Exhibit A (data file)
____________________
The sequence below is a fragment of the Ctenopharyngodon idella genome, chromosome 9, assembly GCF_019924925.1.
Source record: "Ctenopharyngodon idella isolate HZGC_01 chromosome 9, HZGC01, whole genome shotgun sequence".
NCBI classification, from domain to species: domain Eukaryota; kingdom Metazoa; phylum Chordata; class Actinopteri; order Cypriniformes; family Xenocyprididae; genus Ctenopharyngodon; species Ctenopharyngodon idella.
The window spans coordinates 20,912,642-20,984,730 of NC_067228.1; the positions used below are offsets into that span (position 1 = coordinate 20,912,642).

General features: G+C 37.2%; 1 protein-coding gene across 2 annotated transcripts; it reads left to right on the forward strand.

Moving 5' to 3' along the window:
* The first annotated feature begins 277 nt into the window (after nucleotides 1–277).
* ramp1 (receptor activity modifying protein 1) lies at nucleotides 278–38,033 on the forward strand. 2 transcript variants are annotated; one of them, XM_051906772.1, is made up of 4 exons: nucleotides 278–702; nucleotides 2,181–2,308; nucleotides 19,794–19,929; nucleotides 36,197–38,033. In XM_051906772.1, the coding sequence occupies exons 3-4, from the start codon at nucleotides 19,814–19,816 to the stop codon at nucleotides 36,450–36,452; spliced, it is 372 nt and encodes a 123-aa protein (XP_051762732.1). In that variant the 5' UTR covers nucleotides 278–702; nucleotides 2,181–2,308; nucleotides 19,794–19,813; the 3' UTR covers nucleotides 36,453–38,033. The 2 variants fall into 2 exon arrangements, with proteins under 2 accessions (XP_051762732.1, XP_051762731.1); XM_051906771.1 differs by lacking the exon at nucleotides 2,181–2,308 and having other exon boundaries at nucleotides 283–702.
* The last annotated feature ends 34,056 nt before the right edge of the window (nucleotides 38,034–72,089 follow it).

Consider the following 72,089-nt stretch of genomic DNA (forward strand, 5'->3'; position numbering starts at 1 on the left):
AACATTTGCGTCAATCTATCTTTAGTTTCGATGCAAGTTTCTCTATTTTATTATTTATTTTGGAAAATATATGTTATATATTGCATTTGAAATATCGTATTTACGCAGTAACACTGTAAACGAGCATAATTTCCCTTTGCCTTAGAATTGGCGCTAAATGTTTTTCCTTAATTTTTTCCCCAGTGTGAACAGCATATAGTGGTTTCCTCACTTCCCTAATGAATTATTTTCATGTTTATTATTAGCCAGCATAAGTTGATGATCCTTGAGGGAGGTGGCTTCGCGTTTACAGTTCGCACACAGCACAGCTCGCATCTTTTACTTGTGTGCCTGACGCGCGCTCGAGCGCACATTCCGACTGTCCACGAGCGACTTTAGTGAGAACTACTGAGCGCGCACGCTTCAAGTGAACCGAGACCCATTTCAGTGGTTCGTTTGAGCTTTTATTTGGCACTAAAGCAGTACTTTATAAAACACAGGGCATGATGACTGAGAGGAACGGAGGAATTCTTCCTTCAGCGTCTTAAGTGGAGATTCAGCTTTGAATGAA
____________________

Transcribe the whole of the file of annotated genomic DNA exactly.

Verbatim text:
The sequence below is a fragment of the Ctenopharyngodon idella genome, chromosome 9, assembly GCF_019924925.1.
Source record: "Ctenopharyngodon idella isolate HZGC_01 chromosome 9, HZGC01, whole genome shotgun sequence".
NCBI classification, from domain to species: domain Eukaryota; kingdom Metazoa; phylum Chordata; class Actinopteri; order Cypriniformes; family Xenocyprididae; genus Ctenopharyngodon; species Ctenopharyngodon idella.
The window spans coordinates 20,912,642-20,984,730 of NC_067228.1; the positions used below are offsets into that span (position 1 = coordinate 20,912,642).

General features: G+C 37.2%; 1 protein-coding gene across 2 annotated transcripts; it reads left to right on the forward strand.

Moving 5' to 3' along the window:
* The first annotated feature begins 277 nt into the window (after nucleotides 1–277).
* ramp1 (receptor activity modifying protein 1) lies at nucleotides 278–38,033 on the forward strand. 2 transcript variants are annotated; one of them, XM_051906772.1, is made up of 4 exons: nucleotides 278–702; nucleotides 2,181–2,308; nucleotides 19,794–19,929; nucleotides 36,197–38,033. In XM_051906772.1, the coding sequence occupies exons 3-4, from the start codon at nucleotides 19,814–19,816 to the stop codon at nucleotides 36,450–36,452; spliced, it is 372 nt and encodes a 123-aa protein (XP_051762732.1). In that variant the 5' UTR covers nucleotides 278–702; nucleotides 2,181–2,308; nucleotides 19,794–19,813; the 3' UTR covers nucleotides 36,453–38,033. The 2 variants fall into 2 exon arrangements, with proteins under 2 accessions (XP_051762732.1, XP_051762731.1); XM_051906771.1 differs by lacking the exon at nucleotides 2,181–2,308 and having other exon boundaries at nucleotides 283–702.
* The last annotated feature ends 34,056 nt before the right edge of the window (nucleotides 38,034–72,089 follow it).

Consider the following 72,089-nt stretch of genomic DNA (forward strand, 5'->3'; position numbering starts at 1 on the left):
AACATTTGCGTCAATCTATCTTTAGTTTCGATGCAAGTTTCTCTATTTTATTATTTATTTTGGAAAATATATGTTATATATTGCATTTGAAATATCGTATTTACGCAGTAACACTGTAAACGAGCATAATTTCCCTTTGCCTTAGAATTGGCGCTAAATGTTTTTCCTTAATTTTTTCCCCAGTGTGAACAGCATATAGTGGTTTCCTCACTTCCCTAATGAATTATTTTCATGTTTATTATTAGCCAGCATAAGTTGATGATCCTTGAGGGAGGTGGCTTCGCGTTTACAGTTCGCACACAGCACAGCTCGCATCTTTTACTTGTGTGCCTGACGCGCGCTCGAGCGCACATTCCGACTGTCCACGAGCGACTTTAGTGAGAACTACTGAGCGCGCACGCTTCAAGTGAACCGAGACCCATTTCAGTGGTTCGTTTGAGCTTTTATTTGGCACTAAAGCAGTACTTTATAAAACACAGGGCATGATGACTGAGAGGAACGGAGGAATTCTTCCTTCAGCGTCTTAAGTGGAGATTCAGCTTTGAATGAA